So according to most British dictionaries, British usage agrees with what American dictionaries describe as American English usage, according to which a sweater is either a pullover or a cardigan (which opens at the front). In other words, almost all British dictionaries include cardigans as a type of sweater but at least one includes cardigans as a type of jumper (i.e. most British dictionaries consider "sweater" – and at least one considers "jumper" – to be a hypernym for both pullovers and cardigans).






The term "sweater" is a catch-all for a variety of knit garments. Although the term often refers to a pullover, it can also refer to a cardigan, a garment that opens and fastens down the front. Within either group, there is a great variety of design. Various necklines are found, although the V-neck, turtleneck and the crew neck are the most popular. The hemline is typically at hip height or slightly longer, just overlapping the waist of one's pants or skirt, but can vary significantly. It can range from just below the bust in women's garments to mid-thigh in either sex, or even longer in a knitted variation of the poncho shirtdress. The sleeve length is also variable, ranging from full-length or three-quarters to short-sleeved, cap sleeves or sleeveless. The front seam or opening of a cardigan allows for further different styles, such as a surplice or a bolero jacket. All hems may have various types of borders, such as picots, ribbing and frills.
Knitted fabrics are generally somewhat elastic and have a softer hand (feel or drape) than woven fabric, sweaters that are more tightly fitted or have a soft drape may conform well to the body without requiring tailoring necessary in a woven garment such as darts, flares and gores. Even when such shaping is used, it can be knit into the fabric itself, without requiring seams.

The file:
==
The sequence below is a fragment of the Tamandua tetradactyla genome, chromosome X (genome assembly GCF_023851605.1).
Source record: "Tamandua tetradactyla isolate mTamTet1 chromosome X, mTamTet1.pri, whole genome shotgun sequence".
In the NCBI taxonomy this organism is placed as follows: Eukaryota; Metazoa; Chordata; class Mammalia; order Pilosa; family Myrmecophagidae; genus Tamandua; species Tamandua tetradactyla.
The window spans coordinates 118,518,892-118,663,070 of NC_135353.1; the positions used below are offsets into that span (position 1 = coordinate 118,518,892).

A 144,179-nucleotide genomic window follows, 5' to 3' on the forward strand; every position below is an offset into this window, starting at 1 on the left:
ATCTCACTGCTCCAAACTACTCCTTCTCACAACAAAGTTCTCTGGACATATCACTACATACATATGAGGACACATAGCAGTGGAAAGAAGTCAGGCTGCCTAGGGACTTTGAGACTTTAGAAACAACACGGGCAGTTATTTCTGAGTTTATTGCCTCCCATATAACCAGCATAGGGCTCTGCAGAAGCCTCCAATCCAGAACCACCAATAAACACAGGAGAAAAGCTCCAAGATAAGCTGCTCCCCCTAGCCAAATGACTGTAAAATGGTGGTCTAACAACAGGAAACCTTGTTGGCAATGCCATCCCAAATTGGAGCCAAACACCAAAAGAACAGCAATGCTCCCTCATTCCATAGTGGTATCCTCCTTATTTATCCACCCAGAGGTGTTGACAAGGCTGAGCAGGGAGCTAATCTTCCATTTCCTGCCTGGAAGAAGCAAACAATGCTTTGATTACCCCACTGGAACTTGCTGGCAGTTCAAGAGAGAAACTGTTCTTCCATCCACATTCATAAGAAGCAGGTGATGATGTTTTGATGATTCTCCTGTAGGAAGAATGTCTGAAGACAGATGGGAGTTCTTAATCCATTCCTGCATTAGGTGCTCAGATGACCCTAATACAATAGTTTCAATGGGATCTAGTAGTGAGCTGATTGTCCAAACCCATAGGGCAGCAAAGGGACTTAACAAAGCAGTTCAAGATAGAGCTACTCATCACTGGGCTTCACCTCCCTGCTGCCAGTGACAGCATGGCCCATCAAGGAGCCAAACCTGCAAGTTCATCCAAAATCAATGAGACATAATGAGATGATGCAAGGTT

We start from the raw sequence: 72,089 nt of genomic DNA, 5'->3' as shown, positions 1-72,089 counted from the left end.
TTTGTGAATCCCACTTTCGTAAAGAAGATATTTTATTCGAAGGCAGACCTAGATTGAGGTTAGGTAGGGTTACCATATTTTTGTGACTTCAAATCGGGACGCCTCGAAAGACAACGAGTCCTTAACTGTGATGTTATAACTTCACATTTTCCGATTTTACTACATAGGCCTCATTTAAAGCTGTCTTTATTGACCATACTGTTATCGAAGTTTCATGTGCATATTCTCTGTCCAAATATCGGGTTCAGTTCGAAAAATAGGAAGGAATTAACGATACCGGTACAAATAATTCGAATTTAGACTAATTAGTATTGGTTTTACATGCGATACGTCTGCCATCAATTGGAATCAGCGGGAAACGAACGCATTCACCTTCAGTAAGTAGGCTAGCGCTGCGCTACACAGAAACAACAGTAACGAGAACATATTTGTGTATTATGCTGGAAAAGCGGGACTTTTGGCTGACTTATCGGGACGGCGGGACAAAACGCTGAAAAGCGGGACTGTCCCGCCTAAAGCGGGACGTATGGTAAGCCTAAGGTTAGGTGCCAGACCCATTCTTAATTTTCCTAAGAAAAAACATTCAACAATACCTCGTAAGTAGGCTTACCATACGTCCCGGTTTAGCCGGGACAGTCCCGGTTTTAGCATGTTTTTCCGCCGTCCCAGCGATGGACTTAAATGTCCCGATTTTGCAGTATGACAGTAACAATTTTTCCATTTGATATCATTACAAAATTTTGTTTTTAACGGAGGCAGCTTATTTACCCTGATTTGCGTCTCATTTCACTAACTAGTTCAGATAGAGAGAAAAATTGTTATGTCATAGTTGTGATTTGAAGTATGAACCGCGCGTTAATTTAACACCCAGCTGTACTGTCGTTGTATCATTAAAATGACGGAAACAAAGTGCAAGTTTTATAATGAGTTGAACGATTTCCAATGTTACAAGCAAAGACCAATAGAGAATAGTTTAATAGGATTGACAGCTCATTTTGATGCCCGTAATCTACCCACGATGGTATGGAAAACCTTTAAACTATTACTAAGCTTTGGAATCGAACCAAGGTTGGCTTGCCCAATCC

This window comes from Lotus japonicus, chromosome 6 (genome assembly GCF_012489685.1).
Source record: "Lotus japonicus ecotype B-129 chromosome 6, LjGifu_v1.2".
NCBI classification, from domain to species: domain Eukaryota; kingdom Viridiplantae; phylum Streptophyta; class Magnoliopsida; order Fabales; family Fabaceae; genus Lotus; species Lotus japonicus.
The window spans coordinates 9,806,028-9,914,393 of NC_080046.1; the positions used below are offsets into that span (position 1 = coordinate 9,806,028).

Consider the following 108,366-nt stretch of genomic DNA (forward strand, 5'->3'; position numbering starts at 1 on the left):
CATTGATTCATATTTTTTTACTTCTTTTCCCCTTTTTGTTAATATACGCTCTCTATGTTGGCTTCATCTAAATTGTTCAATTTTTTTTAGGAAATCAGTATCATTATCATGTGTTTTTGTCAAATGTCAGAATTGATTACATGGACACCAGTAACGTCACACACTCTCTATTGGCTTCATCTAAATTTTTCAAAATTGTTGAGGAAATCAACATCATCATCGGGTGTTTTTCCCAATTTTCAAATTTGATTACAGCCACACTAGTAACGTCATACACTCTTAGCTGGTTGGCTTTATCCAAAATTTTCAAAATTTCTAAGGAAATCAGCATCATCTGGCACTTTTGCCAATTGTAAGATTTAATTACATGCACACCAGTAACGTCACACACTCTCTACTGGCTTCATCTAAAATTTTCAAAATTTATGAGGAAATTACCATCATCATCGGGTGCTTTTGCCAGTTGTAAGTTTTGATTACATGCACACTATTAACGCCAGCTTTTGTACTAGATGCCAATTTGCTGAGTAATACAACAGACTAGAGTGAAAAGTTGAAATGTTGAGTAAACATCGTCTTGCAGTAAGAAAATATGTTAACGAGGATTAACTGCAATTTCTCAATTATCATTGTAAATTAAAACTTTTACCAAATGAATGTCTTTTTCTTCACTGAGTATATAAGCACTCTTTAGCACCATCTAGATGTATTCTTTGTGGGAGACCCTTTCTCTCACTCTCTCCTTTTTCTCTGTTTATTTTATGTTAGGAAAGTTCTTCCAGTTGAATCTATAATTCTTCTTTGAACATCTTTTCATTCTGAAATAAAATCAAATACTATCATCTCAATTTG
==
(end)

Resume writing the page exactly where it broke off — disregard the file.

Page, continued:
A sweater with an open front fastened by buttons or a zipper is generally called a cardigan, but the nomenclature for other styles in different dialects can be quite confusing. In British English, a sweater may also be called a pullover, jumper or jersey. In the United States however, "jumper" refers to a style of women's sleeveless dress, worn over a blouse or shirt, and "jersey" refers to a knit shirt, especially if part of an athletic uniform. If sleeveless, such a garment may be called a "slipover" or "tank top" in British English, while "tank top" in US English refers to a sleeveless shirt or undershirt. In the U.S. a sleeveless sweater may also be called a sweater vest, especially if it has a V-neck and somewhat formal appearance resembling a formal vest, a garment known as a waistcoat in the UK In British English, "vest" refers to an undershirt. In South African English, a knitted sweater is always called a jersey, while sweater, when used, refers to a sweatshirt. In the sport of ice hockey, the top of a hockey player's uniform had traditionally been a sweater; and even though modern hockey uniform tops are more commonly a jersey they are typically referred to as a "hockey sweater," regardless of the style, but frequently, in the U.S. it is called a hockey "jersey".